It’s been almost a year since the World Health Organization declared a global pandemic in response to the spread of COVID-19. As we discussed in our recent portfolio performance review 2020, no one could have predicted the extraordinary events of the past year or the markets reaction to them.
The market crash in February and March 2020 was the worst since 1929 as the gravity of the pandemic crisis became clear. Then, the markets came roaring back with extraordinary speed and ended the year at all-time highs.
It was a year like none other in memory and provided a remarkable lesson on the importance of disciplined asset allocation and the danger of trying to outguess the markets by jumping in and out of investments in hopes of cutting your losses or maximizing your gains.
That’s called market timing and researchers have found it to be one of the worst wealth-destroying mistakes you can make. For example, the Dalbar research firm found that poor trading decisions caused the average U.S. equity fund investor to earn annual returns that were 4.7 percentage points below those from the S&P 500 index in the 20 years to the end of 2015.
People who try to time the market are often driven by a fear of losses or a desire to make big profits, but as we’ve seen in dramatic fashion this year, it’s impossible to forecast where the markets are headed.
The danger becomes clearer when we dig a little deeper into recent market trends. Growth stocks in general—and big tech stocks in particular—produced by far the best results in 2020. In the U.S., large and mid-cap growth stocks returned 36% versus just 1% for value stocks—the largest divergence ever recorded.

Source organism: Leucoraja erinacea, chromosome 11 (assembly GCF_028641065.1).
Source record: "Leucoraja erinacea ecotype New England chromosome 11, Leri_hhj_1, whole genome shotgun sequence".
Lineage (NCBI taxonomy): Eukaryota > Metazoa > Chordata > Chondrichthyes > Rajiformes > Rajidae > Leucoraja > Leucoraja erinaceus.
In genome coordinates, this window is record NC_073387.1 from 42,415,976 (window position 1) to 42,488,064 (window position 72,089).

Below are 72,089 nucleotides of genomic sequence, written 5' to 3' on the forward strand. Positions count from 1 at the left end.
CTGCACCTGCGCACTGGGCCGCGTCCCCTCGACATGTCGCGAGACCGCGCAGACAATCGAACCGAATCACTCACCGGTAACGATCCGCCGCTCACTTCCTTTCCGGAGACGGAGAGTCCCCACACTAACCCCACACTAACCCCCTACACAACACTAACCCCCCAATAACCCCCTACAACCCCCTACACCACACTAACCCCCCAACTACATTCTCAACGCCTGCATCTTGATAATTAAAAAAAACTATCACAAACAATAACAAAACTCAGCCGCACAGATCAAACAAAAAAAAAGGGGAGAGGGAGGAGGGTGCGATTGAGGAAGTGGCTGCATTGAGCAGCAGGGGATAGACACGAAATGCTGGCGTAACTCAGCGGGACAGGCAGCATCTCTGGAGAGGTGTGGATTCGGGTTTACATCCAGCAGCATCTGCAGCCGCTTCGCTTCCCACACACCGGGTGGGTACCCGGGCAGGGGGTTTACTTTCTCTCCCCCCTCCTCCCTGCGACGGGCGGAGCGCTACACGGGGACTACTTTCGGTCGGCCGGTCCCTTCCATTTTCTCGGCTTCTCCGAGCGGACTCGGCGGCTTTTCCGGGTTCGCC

Skyrocketing prices have captured the imaginations of many investors who have bought into tech stocks and other hot investments like electric car maker Tesla and cryptocurrency Bitcoin. Meanwhile, others are dumping their stocks because they fear a speculative bubble has inflated of the kind seen during the dot.com era of the late 1990s.
Which side is right? A rational investor doesn’t have to engage with either. The antidote to the stress of worrying about current market conditions is a portfolio that is broadly diversified across asset classes and geographies and a patient, long-term perspective.
We make no judgment about whether U.S. growth stocks are in a bubble, but we do observe that value stocks and markets in other parts of the world are currently trading at far lower valuations. The beauty of diversification is that when one market is falling, others will be performing relatively better.
The real danger in investing is not missing out on a hot sector bet or suffering through a market correction. It’s making poor decisions in the heat of the moment that can lead to a permanent loss of capital.
Our discipline of sticking to diversified asset allocation may not produce the excitement of jumping on the latest zooming tech stock or cryptocurrency, but it has been proven to be the prudent way to build wealth over the long term.